Kids' styles attracting smaller women, too

As children's clothes mature, petites like their fit -- and look

May 30, 2004|By Jenee Osterheldt | Jenee Osterheldt,KNIGHT RIDDER / TRIBUNE

Children's fashion is growing up. It's getting a lot more stylish with young designers like Hilary Duff, the Olsen twins and hip-hop brands like Roc-A-Wear and Baby Phat.

Petite women and teenagers have noticed and are wearing them, too.

The gap between what kids are wearing and what moms are wearing is getting smaller, says Gina Kelly, fashion director at Seventeen magazine.

When you look at the newer styles, like a miniskirt paired with a blazer, it mixes up the old and the young, and it looks really good, she says.

Stores like the Gap, Old Navy, Limited and Target carry the same cargo pants, skirts, sassy T's and princess-cut jackets in the kids section that they also have in their adult sections.

Although there isn't a huge difference in the styles, there is quite a difference in prices, making it easier and more appealing for grown-ups to buy their clothes in the kids section.

"I see smaller women peeking in and shopping in the children's section at the Gap and other stores," Kelly says. "It's not a big difference in the styles, especially at stores like the Gap, where the women's section doesn't carry super-sexy cuts. You can see a lot of the stuff from the Gap like stripes, khakis and jeans at Gap Kids. And if you can save a few bucks and it can still fit, why not? No one will know the difference."

In addition to saving money, shopping in the kids section can be a matter of size selection.

When you talk about mass brands, there's a certain amount of vanity sizing, Kelly says.

So a size 2 might really be a size 4, and a 0 may fit a size 2. That "vanity sizing" pushes the smallest women out of the adult section and into the kids section.

Lara Thomas remembers looking for a button-up shirt, but they were always too big in the adult sizes. At Gap Kids, she found the perfect fit.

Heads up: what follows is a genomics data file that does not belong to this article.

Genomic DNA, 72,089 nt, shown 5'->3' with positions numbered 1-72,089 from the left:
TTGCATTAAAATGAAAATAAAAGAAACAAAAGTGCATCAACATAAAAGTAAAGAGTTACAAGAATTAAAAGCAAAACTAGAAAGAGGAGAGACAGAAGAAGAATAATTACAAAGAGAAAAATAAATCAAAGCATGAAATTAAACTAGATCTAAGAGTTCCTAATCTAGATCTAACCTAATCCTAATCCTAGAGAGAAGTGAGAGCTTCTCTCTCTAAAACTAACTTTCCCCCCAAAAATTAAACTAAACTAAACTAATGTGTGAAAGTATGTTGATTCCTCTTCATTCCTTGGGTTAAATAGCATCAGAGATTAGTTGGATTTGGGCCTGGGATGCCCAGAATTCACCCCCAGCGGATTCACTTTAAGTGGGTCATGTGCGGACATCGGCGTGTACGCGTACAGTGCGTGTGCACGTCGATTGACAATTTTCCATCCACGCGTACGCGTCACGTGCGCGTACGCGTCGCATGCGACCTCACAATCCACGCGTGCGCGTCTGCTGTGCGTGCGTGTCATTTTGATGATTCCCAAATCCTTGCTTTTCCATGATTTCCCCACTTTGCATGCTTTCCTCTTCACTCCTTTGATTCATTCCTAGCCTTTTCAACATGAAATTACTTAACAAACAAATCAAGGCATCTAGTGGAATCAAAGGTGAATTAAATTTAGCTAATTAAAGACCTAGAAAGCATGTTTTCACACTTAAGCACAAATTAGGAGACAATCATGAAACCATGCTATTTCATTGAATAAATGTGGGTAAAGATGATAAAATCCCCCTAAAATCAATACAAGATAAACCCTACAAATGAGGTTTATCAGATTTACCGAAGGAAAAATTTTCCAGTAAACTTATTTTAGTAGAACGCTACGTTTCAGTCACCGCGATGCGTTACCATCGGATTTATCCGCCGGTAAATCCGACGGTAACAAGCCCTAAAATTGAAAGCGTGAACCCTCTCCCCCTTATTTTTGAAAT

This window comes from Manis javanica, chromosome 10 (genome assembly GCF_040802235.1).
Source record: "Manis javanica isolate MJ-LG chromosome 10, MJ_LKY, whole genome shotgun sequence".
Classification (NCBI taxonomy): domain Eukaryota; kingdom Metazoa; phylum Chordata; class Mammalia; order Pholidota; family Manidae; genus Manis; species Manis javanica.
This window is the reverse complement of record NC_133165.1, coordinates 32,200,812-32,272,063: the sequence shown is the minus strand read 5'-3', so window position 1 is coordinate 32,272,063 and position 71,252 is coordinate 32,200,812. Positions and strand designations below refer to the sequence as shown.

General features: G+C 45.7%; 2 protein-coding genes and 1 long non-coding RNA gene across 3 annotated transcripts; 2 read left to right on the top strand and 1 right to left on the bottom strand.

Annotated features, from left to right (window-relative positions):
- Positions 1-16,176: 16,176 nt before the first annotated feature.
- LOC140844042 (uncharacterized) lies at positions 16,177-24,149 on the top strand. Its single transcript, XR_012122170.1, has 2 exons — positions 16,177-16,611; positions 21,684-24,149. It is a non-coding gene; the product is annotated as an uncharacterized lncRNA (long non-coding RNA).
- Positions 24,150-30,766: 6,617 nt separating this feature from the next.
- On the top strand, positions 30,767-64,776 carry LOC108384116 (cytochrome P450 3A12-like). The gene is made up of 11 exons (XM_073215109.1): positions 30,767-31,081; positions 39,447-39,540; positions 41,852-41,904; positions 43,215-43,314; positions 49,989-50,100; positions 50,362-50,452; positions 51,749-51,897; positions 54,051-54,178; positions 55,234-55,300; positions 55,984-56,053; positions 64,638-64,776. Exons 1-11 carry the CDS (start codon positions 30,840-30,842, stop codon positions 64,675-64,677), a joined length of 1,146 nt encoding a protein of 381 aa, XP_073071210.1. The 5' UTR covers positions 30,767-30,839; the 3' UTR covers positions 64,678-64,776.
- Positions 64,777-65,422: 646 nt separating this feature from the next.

"I've always been on the small side," says Thomas, a high school senior from Overland Park, Kan., who wears between a size 0 and size 2, depending on the store. In kids, she wears a 12 or 14.

"I never really quit shopping in the kids section. I always look in the kids section to find something. It doesn't matter to me if it is a kid's shirt, as long as it fits well and looks good."

And the lower price is the icing on the cake.

"I think it's a well-kept secret among the people who shop in the kids section, because it is so much cheaper. I think people are starting to notice that the prices are more accommodating and the styles don't have to be sewn with bows, pinks and all the frills you associate with kids clothing."

Limited Too, a 'tween fashion chain, is popular with the 18-and-over crowd because the clothes are consistent with what's current in women's fashion.

In addition to clothes, the stores carry shoes, purses and swimwear.

"You'll see women shopping in the store, and clearly they are looking for sizes closer to their own than that of their daughters," says Robert Atkinson, spokesman for Limited Too and Too Inc.

A few kids' lines with grown-up style:

Gap Kids

Old Navy

Limited Too

Abercrombie

Target, Wal-Mart and TJ Maxx

Foot Locker, Foot Action, Champs and most sneaker stores

Most department stores

Downsizing

When it comes to converting women's shoe sizes to boy sneakers sizes, usually go 1 1/2 to two sizes down. For example, a women's 8 could be a boys 6 or 6 1/2 depending on how narrow the cut is.

In many cases, if you wear a small or extra small in women's shirts, you could wear a 12-14 (medium / large) in kids. If you wear a women's medium, you might wear a 14 or 16 (large / extra large).

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